For a university that’s just four years old, one would have expected the Afe Babalola University, Ado Ekiti, to be grappling with what is generally known as its teething problems. Somehow, if there are problems, which are bound to exist, ABUAD is making a big statement with its ambitious agriculture programme, which may ultimately announce the profile of the institution as a food basket of at least, its own community in Ekiti State.
On a recent visit to the school, the intention was to assess the much-talked about infrastructural facilities, which the eminent lawyer turned educationist, Chief Afe Babalola, has been able to set up in the university, a development that has been able to attract high-profile guests, including President Goodluck Jonathan, who graced the maiden convocation ceremony of the institution in October. It could safely be concluded that the promoters of the university had a vision of a first-rate institution of higher learning and appear to be making a steady progress towards accomplishing the set goals.
Though privately owned, Babalola, a Senior Advocate of Nigeria, said his experience during his eight-year tenure as the Pro-Chancellor of the University of Lagos, has empowered him sufficiently to identify the shortcomings of the university system in Nigeria and how to address same using private initiatives.
“Having spent eight years in UNILAG as pro-chancellor, I was able to realise that one needs total commitment to establish and run a quality university. Then, I was able to prevail and beg my big clients like Mobil and others to support me to develop UNILAG and they did. The halls, the lecture theatres and hostels bear testimonies to the support that we received,” said the eminent lawyer, who stopped a meeting of the Board of Trustees of the institution to receive his guests.
“The realisation that we have a big problem in our university system propelled me into making up my mind to dedicate my later years to building a quality university that will be one of the best in the world.”
One may figure out that the serene ambience of the Elemi area of Ado Ekiti, where the school is located; the completed and the ongoing building projects; the e-library for each faculty and other state-of-the-art facilities may be a result of the deep pockets of the promoters. The ambitious agriculture programme of the university, however, has justified the belief of the school of thought that without crude oil and the largesse that has promoted official graft, Nigeria can conveniently be a developed country by encouraging and promoting large-scale agriculture.
The ABUAD Farm, separated from the main campus of the institution by a fence, is located to the north of the Elemi River and covers an approximately over 100 hectares. An official of the school said two more villages had been annexed to expand the farm. In essence, the farm could be twice the specified size. Currently occupying different sections of the farm are fish ponds, nursery for various plants, an elaborate high-breed mango plantation, moringa, soya bean, tick tree and a feed mill among others.
The Farm, according to its Fishery Supervisor, Stephen Ayodele, currently has 85 ponds for cat fish, some harvested and others at various stages of maturity. To ensure their sustainability, a hatchery is on the farm to produce fingerlings while another complex on the farm equally houses the post-harvesting of the ponds. Ayodele explained that the water to refresh the ponds had never been a problem.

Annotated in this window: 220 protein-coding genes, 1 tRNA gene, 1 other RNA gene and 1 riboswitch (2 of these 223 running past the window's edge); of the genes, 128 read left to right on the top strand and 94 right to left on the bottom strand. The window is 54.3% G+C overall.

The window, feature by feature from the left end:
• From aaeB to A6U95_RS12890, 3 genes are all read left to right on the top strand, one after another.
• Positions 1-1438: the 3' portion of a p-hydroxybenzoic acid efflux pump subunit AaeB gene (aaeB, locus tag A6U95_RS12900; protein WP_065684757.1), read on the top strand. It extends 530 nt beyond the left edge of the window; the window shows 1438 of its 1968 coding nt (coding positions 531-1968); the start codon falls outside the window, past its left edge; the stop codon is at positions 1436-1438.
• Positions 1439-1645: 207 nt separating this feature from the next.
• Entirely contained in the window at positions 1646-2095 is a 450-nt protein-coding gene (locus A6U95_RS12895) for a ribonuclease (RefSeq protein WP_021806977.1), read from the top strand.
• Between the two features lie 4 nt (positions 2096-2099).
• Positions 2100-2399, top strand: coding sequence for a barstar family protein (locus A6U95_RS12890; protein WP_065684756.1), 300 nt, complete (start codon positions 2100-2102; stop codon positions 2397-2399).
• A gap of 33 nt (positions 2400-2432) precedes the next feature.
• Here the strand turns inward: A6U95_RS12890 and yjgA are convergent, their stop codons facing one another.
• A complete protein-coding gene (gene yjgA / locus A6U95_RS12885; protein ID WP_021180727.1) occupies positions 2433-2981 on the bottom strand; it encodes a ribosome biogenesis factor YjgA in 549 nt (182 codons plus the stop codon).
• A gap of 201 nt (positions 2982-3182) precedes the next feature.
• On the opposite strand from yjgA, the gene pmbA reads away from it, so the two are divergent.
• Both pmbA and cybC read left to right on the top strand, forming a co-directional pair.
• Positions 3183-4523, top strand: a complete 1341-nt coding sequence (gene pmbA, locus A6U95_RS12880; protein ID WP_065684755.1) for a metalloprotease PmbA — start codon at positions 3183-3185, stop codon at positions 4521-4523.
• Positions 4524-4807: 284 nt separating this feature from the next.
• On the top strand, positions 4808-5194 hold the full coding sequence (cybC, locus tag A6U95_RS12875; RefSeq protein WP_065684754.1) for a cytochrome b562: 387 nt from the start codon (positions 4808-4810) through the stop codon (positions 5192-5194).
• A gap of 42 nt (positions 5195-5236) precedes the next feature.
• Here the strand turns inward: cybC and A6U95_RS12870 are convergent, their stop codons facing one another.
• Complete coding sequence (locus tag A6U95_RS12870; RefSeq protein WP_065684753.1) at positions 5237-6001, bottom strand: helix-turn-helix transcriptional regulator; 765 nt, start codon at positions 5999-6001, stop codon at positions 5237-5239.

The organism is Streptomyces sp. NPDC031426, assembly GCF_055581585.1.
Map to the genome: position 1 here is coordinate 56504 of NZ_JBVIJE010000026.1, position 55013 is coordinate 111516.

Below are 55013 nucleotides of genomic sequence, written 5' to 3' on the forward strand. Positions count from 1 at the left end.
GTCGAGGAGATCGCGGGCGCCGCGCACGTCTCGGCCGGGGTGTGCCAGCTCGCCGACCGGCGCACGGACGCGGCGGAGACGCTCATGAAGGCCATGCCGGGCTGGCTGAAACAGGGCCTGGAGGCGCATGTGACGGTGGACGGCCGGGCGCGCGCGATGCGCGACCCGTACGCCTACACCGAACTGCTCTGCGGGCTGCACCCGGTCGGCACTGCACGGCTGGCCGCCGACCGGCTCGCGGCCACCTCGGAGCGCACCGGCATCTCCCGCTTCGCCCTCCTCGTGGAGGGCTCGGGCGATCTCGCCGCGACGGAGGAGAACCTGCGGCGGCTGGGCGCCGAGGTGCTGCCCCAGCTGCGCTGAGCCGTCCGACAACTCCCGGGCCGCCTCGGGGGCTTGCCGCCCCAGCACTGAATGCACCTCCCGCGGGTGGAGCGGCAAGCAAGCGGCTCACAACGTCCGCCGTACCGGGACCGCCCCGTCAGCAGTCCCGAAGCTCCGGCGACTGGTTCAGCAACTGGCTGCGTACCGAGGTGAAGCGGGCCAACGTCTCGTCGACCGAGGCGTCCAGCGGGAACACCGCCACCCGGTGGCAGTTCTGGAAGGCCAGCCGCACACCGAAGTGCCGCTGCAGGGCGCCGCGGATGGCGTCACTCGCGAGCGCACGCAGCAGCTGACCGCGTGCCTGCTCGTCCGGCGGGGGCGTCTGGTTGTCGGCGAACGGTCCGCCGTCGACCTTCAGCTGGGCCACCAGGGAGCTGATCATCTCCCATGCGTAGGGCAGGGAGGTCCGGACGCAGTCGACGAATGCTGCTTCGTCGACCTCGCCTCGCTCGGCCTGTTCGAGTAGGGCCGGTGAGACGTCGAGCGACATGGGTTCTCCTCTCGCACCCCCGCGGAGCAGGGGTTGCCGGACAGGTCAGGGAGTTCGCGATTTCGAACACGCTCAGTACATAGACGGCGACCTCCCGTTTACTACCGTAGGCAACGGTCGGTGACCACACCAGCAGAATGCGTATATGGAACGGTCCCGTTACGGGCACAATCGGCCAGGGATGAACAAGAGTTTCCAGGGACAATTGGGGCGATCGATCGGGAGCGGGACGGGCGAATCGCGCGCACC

“The Elemi River is our source of water. We have linked the ponds with the river, which provides the opportunity to pump water into the ponds when such is necessary,” he said.
There is also another building on the farm where the fish could be dried or preserved. An official of the school, who would not want to be named, told our correspondent that a sizable portion of the fish from the farm would be exported. She however did not specify where the cat fish would be exported to or when this would start.
Babalola, the proprietor of the school, appeared to have made up his mind to ensure that the profile of the farm may contend with the status of the university in terms of exposure. Little wonder that President Jonathan had words of praises for the initiative of the promoter when he was at the school during the maiden convocation of the institution in 2013. The sheer size of the farm gives one an idea that the SAN has not limited his foray into education to the classroom.
“I’m donating 500 ponds of fish to the university. I’m also donating 350,000 moringa trees and 350,000 tick trees to the school,” he said.
This drive of the promoter of the university appears to be responsible for the passion of the Production Manager of the moringa farm production centre, Ajibola Jacob, who said the section had started the packaging of moringa leaves and the production of drugs, which he explained would need to undergo necessary stages of registration.
One may think that power supply, which seems to be taking on the toga of a monster in recent times, may scuttle the ambitious dream of the university and its revolutionary farm. Spokesman for the school, Layi Ajibola, however, said the institution had concluded an agreement with General Electric of the United States, which had granted the school $700,000 to build an hydro electric power on the Elemi River, which passes through the institution.
With such facilities in place and the passion of the backers of the university to do more, one may not be able to dispute the decision of UNESCO, which in 2013, nominated the institution as one of its centres of excellence.